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Serious Eats Amateur Wine Taste-Along Report: Grüner Veltliner
Overall, this week's Grüner tasting was fantastic. It was incredible to discover how a single little grape could take on so many different flavors—some of these wines were tart and tangy, some had hints of vegetal flavors, and others were alluringly spicy, with hints of smoke and cloves.* This made it difficult to rank the favorites and least favorites of the group—though some tasters preferred some bottles over others, there really weren't any losers in this bunch.
*We even tested its pairing capabilities by snacking on a basket of oddities with these wines—Pirate's Booty, Sun Chips and Lay's French Onion Dip. Although styrofoam-iness of the Pirate's Booty was good for soaking up wine, perhaps not the most complementary flavor profile.
A few bottles into our exploration of Grüner, we realized that actually all 7 bottles had screw caps as opposed to corks, and what ensued was a lengthy conversation about the pros and cons of each. Some people believe traditional corks are likely better for wines expected to have a long aging period because the porous cork lets in tiny amounts of oxygen into the bottle over time, which will allow the wine to slowly age and evolve. But there are now different varieties of screwcaps that allow different amounts of oxygen in, aiming for a similar effect. Screwcaps prevent the spoilage of wine from cork taint, so many winemakers are switching over (or switching to composite-cork enclosures which are less susceptible to TCA, the compound that causes cork taint.) At the end of the tasting, our usual little pile of corks was replaced with Austrian flag-topped screw caps.
So how did they taste? Here's the lineup of bottles we tried:
- Ecker Grüner Veltliner Schlossberg 2010 ($22.50)
- Domane Wachau Terrassen Federspiel Grüner Veltliner 2010 ($15)
- Meinhard Forstreiter Grüner Veltliner Kremser Kogl DAC 2010 ($13.50)
- Meinhard Forstreiter Schiefer Grüner Veltliner Reserve Kremstal DAC Reserve 2010 ($24)
- Rotes Haus Grüner Veltliner Nussberg 2010 ($21)
- Weingut Grüner Veltliner Freiberg H.u.M. Hofer 2009 (certified organic - $23)
- Weingut Hiedler Grüner Veltliner Thal 2010 ($29)
One of the wines that hit pretty much everyone as a great example of Grüner was the Rotes Haus Grüner Veltliner Nussberg 2010 ($21). This wine had a floral aroma that one taster thought was reminiscent of hibiscus. In terms of taste, the wine was smoky—a bit like toasted marshmallows. We were also reminded of unbuttered popcorn, and all our tasters agreed that the wine was unusual and delectable. The richness of this grüner, balanced by a lively tanginess made us eager to find the perfect food match (though it's delicious on its own.)
Another crowd-pleaser was the Weingut Hiedler Grüner Veltliner Thal 2010 ($29). This wine was very well-balanced and could easily work on its own, but would be great with food too. It had a slight jasmine and green tea flavor that contributed to its complexity, bright tart acidity, and rich minerality, plus a long, lingering finish. Although this bottle was the most expensive of the lot, most felt it was worth it without totally breaking the bank.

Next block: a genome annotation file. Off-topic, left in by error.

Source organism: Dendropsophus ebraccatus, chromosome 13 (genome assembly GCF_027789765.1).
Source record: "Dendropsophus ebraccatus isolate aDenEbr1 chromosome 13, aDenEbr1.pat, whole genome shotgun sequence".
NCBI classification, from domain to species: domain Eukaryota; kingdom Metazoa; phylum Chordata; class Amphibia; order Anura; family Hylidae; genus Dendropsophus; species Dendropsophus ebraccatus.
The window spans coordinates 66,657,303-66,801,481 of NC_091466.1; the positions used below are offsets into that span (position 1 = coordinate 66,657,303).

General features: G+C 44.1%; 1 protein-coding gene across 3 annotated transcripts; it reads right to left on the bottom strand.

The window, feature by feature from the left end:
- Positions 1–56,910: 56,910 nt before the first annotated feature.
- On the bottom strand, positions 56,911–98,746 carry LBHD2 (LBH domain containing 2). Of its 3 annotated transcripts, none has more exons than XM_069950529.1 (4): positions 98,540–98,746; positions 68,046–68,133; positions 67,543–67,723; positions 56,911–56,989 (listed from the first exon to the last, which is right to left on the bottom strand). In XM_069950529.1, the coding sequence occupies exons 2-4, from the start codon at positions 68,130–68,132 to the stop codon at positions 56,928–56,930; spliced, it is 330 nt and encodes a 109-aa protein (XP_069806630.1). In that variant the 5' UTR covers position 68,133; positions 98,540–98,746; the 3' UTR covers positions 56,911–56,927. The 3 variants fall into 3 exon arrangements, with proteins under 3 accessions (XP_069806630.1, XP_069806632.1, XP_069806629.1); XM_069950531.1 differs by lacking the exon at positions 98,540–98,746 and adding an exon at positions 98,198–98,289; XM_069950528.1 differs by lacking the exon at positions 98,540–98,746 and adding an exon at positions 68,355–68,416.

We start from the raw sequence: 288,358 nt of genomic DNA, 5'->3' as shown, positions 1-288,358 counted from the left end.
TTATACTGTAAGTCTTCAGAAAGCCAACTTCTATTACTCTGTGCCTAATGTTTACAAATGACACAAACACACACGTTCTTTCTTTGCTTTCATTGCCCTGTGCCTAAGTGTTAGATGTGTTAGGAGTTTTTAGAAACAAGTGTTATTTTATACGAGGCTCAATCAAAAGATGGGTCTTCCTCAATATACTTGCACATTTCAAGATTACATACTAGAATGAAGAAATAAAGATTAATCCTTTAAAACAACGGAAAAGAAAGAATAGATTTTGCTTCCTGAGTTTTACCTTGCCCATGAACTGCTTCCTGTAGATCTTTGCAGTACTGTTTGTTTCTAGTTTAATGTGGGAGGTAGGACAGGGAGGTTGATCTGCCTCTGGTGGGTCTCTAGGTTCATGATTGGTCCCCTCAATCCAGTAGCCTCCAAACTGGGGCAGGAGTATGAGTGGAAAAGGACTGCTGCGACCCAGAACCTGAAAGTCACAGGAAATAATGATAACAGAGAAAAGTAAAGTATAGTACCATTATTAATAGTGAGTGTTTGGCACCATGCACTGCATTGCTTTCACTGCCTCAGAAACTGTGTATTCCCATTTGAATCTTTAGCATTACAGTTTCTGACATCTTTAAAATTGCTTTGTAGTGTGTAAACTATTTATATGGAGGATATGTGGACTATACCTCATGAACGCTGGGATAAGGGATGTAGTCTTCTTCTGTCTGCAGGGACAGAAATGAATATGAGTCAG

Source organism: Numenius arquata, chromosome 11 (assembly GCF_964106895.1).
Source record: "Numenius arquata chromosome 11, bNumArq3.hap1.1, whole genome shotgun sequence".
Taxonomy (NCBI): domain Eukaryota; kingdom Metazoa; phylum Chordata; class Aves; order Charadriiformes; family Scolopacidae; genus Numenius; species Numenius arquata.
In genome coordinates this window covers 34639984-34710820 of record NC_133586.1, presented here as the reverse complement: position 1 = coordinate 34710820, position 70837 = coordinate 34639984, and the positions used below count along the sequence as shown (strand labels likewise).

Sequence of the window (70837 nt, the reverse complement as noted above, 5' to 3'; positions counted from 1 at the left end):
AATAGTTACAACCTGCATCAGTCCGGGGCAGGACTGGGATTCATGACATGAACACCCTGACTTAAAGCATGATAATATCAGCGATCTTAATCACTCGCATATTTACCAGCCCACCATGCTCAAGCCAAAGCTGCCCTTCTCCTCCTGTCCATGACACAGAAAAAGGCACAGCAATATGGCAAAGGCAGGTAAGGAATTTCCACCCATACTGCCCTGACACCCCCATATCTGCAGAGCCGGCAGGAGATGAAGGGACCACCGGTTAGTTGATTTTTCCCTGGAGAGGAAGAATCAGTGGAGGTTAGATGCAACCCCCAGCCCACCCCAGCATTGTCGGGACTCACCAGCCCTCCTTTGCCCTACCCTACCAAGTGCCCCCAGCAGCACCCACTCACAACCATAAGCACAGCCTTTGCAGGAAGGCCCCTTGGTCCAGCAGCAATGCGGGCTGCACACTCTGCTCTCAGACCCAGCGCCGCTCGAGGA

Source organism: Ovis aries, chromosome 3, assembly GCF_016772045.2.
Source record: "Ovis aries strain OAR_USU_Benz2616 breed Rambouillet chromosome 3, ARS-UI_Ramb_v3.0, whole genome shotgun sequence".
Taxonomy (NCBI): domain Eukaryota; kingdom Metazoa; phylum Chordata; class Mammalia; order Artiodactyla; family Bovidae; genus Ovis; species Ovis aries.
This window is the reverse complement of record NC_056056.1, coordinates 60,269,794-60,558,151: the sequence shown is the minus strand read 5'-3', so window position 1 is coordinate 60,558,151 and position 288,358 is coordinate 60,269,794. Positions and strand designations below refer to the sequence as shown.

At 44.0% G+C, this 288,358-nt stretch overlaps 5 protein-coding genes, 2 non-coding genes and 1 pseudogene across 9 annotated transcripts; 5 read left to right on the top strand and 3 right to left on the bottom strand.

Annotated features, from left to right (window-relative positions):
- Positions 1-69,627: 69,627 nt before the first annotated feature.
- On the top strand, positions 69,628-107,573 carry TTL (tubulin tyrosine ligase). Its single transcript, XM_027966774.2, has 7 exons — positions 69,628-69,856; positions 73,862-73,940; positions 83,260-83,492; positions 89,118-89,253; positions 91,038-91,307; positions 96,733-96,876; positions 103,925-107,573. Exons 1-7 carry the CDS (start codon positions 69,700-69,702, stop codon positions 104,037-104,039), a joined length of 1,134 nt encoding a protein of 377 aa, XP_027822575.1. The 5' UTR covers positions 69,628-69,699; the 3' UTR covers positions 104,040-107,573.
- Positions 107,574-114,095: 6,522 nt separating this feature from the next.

The Weingut Grüner Veltliner Freiberg H.u.M. Hofer 2009 ($23) was also a favorite among our tasters. The nose had a yummy maple syrup smell mixed with cloves, licorice, and even hints of jasmine. Once the juice was in the mouth, most tasters noticed hints of baking spices, almost like spiced pancakes. Despite this swirl of spice and a layer of irish or orchid-like floral notes, this bottle was bright and light.
Although none of the bottles we tasted were too extravagantly priced, a few stood out as great value wines, including the Domane Wachau Terrassen Federspiel Grüner Veltliner 2010. For 15 bucks a pop, this bottle was easy drinking, with an acidity that reminded us of lime wedges soaked in water. Though we're not certain it brought out the flavors that make Grüner different from other wines, we chugged this one down pretty quickly, and would happily drink it again for a weeknight dinner (or as a base for an excellent white sangria.)
Another great value was the Meinhard Forstreiter Grüner Veltliner Kremser Kogl DAC 2010. This $13.50 bottle was lightly fizzy with tiny little Champagne-like bubbles. This wine offered a very floral nose of cherry or peach blossoms, and a few tasters noted flavors of unripe banana or even grapefruit pith.
The effervescent Ecker Grüner Veltliner Schlossberg 2010 ($22.50) was a tangy wine with fruit flavors of green apple and grapefruit. This wine also had a sharpness and delicately nutty flavor—like an aged cheese—and hints of vegetal flavors like green onion and endive.
Last, but not least, the Meinhard Forstreiter Schiefer Grüner Veltliner Reserve Kremstal DAC Reserve 2010 ($24) was unusual, hitting the tongue with lots of tang and delicate effervescence. This bright but earthy wine had a richness like onion broth and very pronounced acidity. Best to pop this bottle open with food that has some fat to balance out the acidity.
All in all, we really enjoyed these wines and will keep our eyes out for Grüner on restaurant wine lists and in our local shops. But what about you? Do you have any Grüner Veltliners that you love? Have you had any interesting bottles late? Share your thoughts in the comments section!
About the author: Seema Gunda is an avid wine traveler, collector, and student with a background in chemistry and a day job in consulting.